AppTV: The Future of Television and Computing

Will we see free and/or pay-per-use TV and computing applications delivered over a converged network?


I see the TV and PC monitor as screens with real-estate that can be monetized on a continual basis by content owners/rights holders, broadcasters, DTH/cable/IPTV/DSL service providers, advertisers and the makers/vendors of software applications. This paradigm will be driven entirely by the consumer all the way up the supply chain resulting, eventually, in quality of content and applications. Software as a Service (SaaS) and cloud computing are going to influence how we pay for and use applications and I believe we can, and should, extend this concept to TV content as well. The future of TV and computing will be based on a free or a pay-per-use paradigm and quite conceivably, the two will merge to create AppTV (Applications over TV).

Pay-Per-Use Television

Only 15% of programming that is available at home is actually viewed by the household. The consumer is paying for channels and content that he/she has no intention of viewing, not to mention the wasted bandwidth. I believe this model is inefficient and can be turned around so that it is profitable and useful to everyone. The best analogy I can draw at this time is in renting a house. The tenant (consumer) pays the lessor (service provider) a fixed amount of rent for the premises and for consumed electricity and water (content) to the electric/water company (content owner). The lessor offers to lower the rent if the tenant agrees to place advertisements in the living room and advertisers pay the lessee for the opportunity.

In the pay-per-use model that I am proposing, the consumer pays for content that is actually viewed and this will be determined by software running on a home or enterprise media gateway interfacing with a switched video server/multiplexer at the head-end of a service provider.

On-Demand Television

The pay-per-use model differs from the on-demand TV model because it adds the viewing of live television (news, presidential debates, live sports, movie premieres, TV show premieres, airing of non-archived material) to the on-demand suite of archived contents (re-runs, sports highlights, movies) that the user may grab from the internet at large.

Pay-Per-Use Computing

Software as a Service (SaaS) will gain traction in the coming months spurred by Google’s products and investments in cloud computing and Larry Ellison’s recent about turn on his views of this computing future. I don’t see why PC monitor real-estate should not be hawked in the same manner as a TV screen with advertisers and application creators/vendors jostling for space. Applications could be leased from an open marketplace and advertisers could place relevant ads directly on the monitor or within the application window based on user profiles, open applications, user interaction and input detection (if she types in sun block, an ad for a sun tan lotion could be placed on the ad-space section of the screen). This model would lead to “free” advertiser supported applications and the end of pirated software. Of course, the level of intrusion and personalization should be at the discretion of the user.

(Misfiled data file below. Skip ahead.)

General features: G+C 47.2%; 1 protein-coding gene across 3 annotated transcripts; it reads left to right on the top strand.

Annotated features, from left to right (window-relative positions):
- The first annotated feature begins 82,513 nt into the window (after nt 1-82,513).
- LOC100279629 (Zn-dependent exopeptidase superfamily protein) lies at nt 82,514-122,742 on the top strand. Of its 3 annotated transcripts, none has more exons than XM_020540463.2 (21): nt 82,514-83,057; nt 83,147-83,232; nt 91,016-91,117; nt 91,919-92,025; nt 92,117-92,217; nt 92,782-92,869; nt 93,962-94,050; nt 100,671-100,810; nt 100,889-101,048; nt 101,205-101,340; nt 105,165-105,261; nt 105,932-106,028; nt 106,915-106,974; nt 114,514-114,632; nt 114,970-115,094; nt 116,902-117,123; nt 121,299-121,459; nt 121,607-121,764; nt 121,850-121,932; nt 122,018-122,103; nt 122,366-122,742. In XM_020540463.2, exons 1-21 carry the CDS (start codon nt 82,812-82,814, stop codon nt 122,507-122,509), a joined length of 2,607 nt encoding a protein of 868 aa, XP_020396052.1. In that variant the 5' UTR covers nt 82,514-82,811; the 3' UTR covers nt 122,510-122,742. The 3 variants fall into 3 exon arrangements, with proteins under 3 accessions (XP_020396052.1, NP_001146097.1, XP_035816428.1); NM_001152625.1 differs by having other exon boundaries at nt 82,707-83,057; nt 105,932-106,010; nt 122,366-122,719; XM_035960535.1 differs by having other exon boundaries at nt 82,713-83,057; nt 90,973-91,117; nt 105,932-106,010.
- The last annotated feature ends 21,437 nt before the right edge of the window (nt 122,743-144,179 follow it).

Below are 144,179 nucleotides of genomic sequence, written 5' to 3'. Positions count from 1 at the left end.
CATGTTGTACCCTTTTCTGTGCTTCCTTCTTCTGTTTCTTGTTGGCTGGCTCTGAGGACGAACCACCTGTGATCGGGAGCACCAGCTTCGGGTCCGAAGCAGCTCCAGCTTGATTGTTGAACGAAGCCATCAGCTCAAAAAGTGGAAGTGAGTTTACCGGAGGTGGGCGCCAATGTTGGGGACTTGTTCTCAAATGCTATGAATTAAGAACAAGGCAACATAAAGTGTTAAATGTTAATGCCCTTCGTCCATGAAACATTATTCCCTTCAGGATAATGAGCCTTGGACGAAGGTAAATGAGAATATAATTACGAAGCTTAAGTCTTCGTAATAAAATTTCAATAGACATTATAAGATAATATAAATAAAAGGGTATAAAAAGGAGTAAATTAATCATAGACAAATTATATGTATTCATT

AppTV: The convergence of Media and Applications

The pay-per-use model will be best served by using home/enterprise media devices attached to a media centric network. The convergence of content (software applications, HTML pages, graphics, text and video) will occur at the server (applications-web-media) and be transported over a network optimized for video rather than text. Text and graphics will piggyback on video or be rendered at the terminal device which will essentially be a thin client – a codec with I/O interfaces. Everything becomes video. We would have AppTV (software applications over TV) instead of IPTV (TV over the internet). Using a content delivery network instead of the internet to deliver applications to the TV or PC is in my view, a more efficient alternative to the convergence problem (TV on a PC and vice versa). There are three screens that the consumer views:

  1. Live or scheduled TV programming not available on the internet,
  2. On demand TV and video content from a service provider and from the internet at large and
  3. The PC monitor displaying software applications and web browser content

I believe that these screens would be easier to converge when the presentation takes the form of interactive video (and audio).


In summary, I envision a system that allows consumers or advertisers to pay for content and applications actually consumed, supported by a network that is optimized for transporting video and not text while re-using a lot of the wasted bandwidth for features such as HD-TV off-line downloads, “My iGoogle” on Channel 999, and real-time streaming of user generated content (video podcasts, social interactions). Ad subsidies will pay for most, if not all, of the content and applications based on a subscription service tied to the level of personalization (more user data available for the advertiser would mean more free stuff).

Of Interest

Check out ZillionTV and what Mitch Berman, CEO of ZillionTV thinks about the future of television. Disclaimer: I am not associated with ZillionTV in any way or form other than as an interested observer!

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4 thoughts on “AppTV: The Future of Television and Computing

  1. Pingback: AppTV: The Future of Television and Computing – Office 365 « Ponderables

  2. Pingback: AppTV: The Future of Television and Computing – Update | Ponderables

  3. This is very interesting indeed.Would love to read a little more of this. Great post. Thanks for the heads-up…This blog was very informative and knowledgeable.Good Luck to you.
    AppTV: The Future of Television and Computing Ponderables

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